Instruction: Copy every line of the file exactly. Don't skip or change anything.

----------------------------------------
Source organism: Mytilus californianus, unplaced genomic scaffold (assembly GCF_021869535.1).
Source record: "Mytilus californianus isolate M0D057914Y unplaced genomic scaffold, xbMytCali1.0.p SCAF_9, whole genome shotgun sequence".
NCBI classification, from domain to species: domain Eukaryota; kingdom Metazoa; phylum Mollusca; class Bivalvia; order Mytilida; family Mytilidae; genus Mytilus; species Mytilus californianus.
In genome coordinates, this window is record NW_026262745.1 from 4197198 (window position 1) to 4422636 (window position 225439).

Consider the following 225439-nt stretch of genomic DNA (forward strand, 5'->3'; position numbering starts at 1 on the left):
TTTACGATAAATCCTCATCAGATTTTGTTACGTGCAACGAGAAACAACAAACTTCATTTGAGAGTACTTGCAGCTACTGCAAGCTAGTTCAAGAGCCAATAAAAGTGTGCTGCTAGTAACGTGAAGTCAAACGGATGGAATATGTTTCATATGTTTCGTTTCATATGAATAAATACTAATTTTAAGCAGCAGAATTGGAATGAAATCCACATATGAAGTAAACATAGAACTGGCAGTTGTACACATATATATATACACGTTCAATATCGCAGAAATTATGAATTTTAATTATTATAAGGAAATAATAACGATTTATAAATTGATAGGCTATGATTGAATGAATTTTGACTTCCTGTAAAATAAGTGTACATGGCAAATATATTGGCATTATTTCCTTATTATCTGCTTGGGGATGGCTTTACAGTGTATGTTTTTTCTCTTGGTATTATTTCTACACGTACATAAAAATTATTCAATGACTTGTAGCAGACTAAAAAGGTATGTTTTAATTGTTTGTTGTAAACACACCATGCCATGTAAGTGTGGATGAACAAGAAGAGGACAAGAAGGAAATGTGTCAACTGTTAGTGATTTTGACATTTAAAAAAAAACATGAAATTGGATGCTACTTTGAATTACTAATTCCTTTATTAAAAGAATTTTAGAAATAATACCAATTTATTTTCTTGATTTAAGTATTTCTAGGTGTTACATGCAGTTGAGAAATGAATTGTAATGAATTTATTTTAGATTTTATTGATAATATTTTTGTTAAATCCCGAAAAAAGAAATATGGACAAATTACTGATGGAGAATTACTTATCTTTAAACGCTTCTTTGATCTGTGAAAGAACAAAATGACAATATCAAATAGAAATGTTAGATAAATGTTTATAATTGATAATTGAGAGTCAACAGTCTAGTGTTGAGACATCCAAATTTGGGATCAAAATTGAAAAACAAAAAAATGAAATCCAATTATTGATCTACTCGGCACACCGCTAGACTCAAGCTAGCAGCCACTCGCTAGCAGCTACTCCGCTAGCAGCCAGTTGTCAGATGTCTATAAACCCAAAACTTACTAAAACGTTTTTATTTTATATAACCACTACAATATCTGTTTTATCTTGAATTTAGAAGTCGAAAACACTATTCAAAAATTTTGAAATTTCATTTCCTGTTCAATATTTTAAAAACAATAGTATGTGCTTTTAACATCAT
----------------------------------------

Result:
Source organism: Mytilus californianus, unplaced genomic scaffold (assembly GCF_021869535.1).
Source record: "Mytilus californianus isolate M0D057914Y unplaced genomic scaffold, xbMytCali1.0.p SCAF_9, whole genome shotgun sequence".
NCBI classification, from domain to species: domain Eukaryota; kingdom Metazoa; phylum Mollusca; class Bivalvia; order Mytilida; family Mytilidae; genus Mytilus; species Mytilus californianus.
In genome coordinates, this window is record NW_026262745.1 from 4197198 (window position 1) to 4422636 (window position 225439).

Consider the following 225439-nt stretch of genomic DNA (forward strand, 5'->3'; position numbering starts at 1 on the left):
TTTACGATAAATCCTCATCAGATTTTGTTACGTGCAACGAGAAACAACAAACTTCATTTGAGAGTACTTGCAGCTACTGCAAGCTAGTTCAAGAGCCAATAAAAGTGTGCTGCTAGTAACGTGAAGTCAAACGGATGGAATATGTTTCATATGTTTCGTTTCATATGAATAAATACTAATTTTAAGCAGCAGAATTGGAATGAAATCCACATATGAAGTAAACATAGAACTGGCAGTTGTACACATATATATATACACGTTCAATATCGCAGAAATTATGAATTTTAATTATTATAAGGAAATAATAACGATTTATAAATTGATAGGCTATGATTGAATGAATTTTGACTTCCTGTAAAATAAGTGTACATGGCAAATATATTGGCATTATTTCCTTATTATCTGCTTGGGGATGGCTTTACAGTGTATGTTTTTTCTCTTGGTATTATTTCTACACGTACATAAAAATTATTCAATGACTTGTAGCAGACTAAAAAGGTATGTTTTAATTGTTTGTTGTAAACACACCATGCCATGTAAGTGTGGATGAACAAGAAGAGGACAAGAAGGAAATGTGTCAACTGTTAGTGATTTTGACATTTAAAAAAAAACATGAAATTGGATGCTACTTTGAATTACTAATTCCTTTATTAAAAGAATTTTAGAAATAATACCAATTTATTTTCTTGATTTAAGTATTTCTAGGTGTTACATGCAGTTGAGAAATGAATTGTAATGAATTTATTTTAGATTTTATTGATAATATTTTTGTTAAATCCCGAAAAAAGAAATATGGACAAATTACTGATGGAGAATTACTTATCTTTAAACGCTTCTTTGATCTGTGAAAGAACAAAATGACAATATCAAATAGAAATGTTAGATAAATGTTTATAATTGATAATTGAGAGTCAACAGTCTAGTGTTGAGACATCCAAATTTGGGATCAAAATTGAAAAACAAAAAAATGAAATCCAATTATTGATCTACTCGGCACACCGCTAGACTCAAGCTAGCAGCCACTCGCTAGCAGCTACTCCGCTAGCAGCCAGTTGTCAGATGTCTATAAACCCAAAACTTACTAAAACGTTTTTATTTTATATAACCACTACAATATCTGTTTTATCTTGAATTTAGAAGTCGAAAACACTATTCAAAAATTTTGAAATTTCATTTCCTGTTCAATATTTTAAAAACAATAGTATGTGCTTTTAACATCAT